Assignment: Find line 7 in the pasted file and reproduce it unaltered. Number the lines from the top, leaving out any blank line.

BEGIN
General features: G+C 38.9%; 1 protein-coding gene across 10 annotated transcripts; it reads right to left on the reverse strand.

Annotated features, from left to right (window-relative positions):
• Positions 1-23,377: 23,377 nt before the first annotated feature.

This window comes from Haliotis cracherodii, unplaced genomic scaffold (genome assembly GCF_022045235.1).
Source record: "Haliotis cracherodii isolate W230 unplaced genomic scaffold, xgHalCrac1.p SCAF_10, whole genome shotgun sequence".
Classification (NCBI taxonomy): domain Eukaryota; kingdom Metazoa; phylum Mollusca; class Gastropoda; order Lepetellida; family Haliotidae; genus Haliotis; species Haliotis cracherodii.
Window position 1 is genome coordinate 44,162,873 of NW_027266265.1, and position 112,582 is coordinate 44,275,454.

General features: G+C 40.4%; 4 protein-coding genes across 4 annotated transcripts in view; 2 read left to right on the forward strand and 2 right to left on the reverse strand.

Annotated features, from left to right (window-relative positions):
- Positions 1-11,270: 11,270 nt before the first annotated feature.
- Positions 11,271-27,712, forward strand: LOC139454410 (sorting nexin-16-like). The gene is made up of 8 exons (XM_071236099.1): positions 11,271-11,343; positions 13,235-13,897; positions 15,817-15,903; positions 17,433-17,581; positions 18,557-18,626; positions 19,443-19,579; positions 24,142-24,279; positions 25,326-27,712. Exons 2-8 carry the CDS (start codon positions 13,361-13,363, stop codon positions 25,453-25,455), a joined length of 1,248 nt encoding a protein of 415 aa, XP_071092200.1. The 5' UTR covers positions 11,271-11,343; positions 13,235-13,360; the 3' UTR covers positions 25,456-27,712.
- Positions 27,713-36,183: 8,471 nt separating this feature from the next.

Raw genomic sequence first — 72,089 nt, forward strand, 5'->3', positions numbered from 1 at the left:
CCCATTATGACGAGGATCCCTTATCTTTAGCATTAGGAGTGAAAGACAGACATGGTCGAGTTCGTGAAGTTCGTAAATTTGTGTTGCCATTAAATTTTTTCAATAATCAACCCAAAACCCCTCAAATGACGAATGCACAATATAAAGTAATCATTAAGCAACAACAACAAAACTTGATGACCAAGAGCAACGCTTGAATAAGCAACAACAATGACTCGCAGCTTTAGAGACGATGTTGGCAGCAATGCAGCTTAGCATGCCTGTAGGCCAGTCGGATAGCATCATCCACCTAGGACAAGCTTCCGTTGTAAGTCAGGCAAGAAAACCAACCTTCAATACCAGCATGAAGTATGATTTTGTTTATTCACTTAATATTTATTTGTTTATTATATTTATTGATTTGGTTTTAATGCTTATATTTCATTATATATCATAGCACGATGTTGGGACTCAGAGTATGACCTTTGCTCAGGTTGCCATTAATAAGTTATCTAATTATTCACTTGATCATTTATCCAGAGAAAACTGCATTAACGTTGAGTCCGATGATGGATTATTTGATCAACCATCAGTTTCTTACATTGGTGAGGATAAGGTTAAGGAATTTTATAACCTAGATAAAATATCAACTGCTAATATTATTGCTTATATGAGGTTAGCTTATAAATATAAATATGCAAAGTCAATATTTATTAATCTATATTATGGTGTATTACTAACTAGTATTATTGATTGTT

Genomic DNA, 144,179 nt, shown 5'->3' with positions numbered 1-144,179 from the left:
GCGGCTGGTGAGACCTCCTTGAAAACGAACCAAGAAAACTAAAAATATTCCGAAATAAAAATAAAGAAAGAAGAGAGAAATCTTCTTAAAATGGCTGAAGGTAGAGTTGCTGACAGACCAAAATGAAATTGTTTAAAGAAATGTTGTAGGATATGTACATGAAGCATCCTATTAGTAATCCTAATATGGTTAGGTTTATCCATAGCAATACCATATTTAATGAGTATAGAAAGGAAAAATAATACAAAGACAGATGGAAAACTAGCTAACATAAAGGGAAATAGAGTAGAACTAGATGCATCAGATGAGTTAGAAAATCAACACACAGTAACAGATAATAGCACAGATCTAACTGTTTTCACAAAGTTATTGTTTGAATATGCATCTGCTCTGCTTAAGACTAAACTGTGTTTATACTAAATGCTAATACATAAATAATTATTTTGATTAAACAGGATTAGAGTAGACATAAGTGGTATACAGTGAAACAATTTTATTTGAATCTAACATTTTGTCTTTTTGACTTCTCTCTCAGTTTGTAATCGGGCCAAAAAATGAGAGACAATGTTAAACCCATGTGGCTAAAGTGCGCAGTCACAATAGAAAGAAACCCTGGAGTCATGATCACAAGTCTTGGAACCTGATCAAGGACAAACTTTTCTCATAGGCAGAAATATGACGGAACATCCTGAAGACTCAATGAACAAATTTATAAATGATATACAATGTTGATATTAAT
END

Window position 1 is genome coordinate 44,162,873 of NW_027266265.1, and position 112,582 is coordinate 44,275,454.